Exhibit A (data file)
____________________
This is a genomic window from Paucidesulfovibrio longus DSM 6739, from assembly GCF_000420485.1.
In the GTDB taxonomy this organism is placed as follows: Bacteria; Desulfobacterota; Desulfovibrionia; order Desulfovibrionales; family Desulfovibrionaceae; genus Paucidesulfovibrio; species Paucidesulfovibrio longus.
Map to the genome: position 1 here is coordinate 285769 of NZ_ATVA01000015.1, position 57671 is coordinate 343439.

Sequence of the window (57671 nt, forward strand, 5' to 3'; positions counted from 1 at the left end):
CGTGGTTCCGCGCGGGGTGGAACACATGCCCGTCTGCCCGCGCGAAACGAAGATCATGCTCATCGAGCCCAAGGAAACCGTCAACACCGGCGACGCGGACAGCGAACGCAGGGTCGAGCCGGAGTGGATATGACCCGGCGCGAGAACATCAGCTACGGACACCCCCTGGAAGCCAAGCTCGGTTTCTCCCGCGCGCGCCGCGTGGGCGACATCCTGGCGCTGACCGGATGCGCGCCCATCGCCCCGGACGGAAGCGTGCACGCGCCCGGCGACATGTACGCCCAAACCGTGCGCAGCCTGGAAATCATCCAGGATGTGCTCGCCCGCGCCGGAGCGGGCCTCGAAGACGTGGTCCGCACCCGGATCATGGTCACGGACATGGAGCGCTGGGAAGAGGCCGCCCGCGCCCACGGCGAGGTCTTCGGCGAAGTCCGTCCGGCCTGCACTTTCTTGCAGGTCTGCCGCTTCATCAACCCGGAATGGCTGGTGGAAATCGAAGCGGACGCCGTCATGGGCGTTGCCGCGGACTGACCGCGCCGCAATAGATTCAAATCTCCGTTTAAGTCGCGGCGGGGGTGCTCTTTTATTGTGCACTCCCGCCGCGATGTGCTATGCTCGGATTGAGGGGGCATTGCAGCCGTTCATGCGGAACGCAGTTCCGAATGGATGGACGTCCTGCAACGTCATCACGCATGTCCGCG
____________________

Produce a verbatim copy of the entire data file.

This is a genomic window from Paucidesulfovibrio longus DSM 6739, from assembly GCF_000420485.1.
In the GTDB taxonomy this organism is placed as follows: Bacteria; Desulfobacterota; Desulfovibrionia; order Desulfovibrionales; family Desulfovibrionaceae; genus Paucidesulfovibrio; species Paucidesulfovibrio longus.
Map to the genome: position 1 here is coordinate 285769 of NZ_ATVA01000015.1, position 57671 is coordinate 343439.

Sequence of the window (57671 nt, forward strand, 5' to 3'; positions counted from 1 at the left end):
CGTGGTTCCGCGCGGGGTGGAACACATGCCCGTCTGCCCGCGCGAAACGAAGATCATGCTCATCGAGCCCAAGGAAACCGTCAACACCGGCGACGCGGACAGCGAACGCAGGGTCGAGCCGGAGTGGATATGACCCGGCGCGAGAACATCAGCTACGGACACCCCCTGGAAGCCAAGCTCGGTTTCTCCCGCGCGCGCCGCGTGGGCGACATCCTGGCGCTGACCGGATGCGCGCCCATCGCCCCGGACGGAAGCGTGCACGCGCCCGGCGACATGTACGCCCAAACCGTGCGCAGCCTGGAAATCATCCAGGATGTGCTCGCCCGCGCCGGAGCGGGCCTCGAAGACGTGGTCCGCACCCGGATCATGGTCACGGACATGGAGCGCTGGGAAGAGGCCGCCCGCGCCCACGGCGAGGTCTTCGGCGAAGTCCGTCCGGCCTGCACTTTCTTGCAGGTCTGCCGCTTCATCAACCCGGAATGGCTGGTGGAAATCGAAGCGGACGCCGTCATGGGCGTTGCCGCGGACTGACCGCGCCGCAATAGATTCAAATCTCCGTTTAAGTCGCGGCGGGGGTGCTCTTTTATTGTGCACTCCCGCCGCGATGTGCTATGCTCGGATTGAGGGGGCATTGCAGCCGTTCATGCGGAACGCAGTTCCGAATGGATGGACGTCCTGCAACGTCATCACGCATGTCCGCG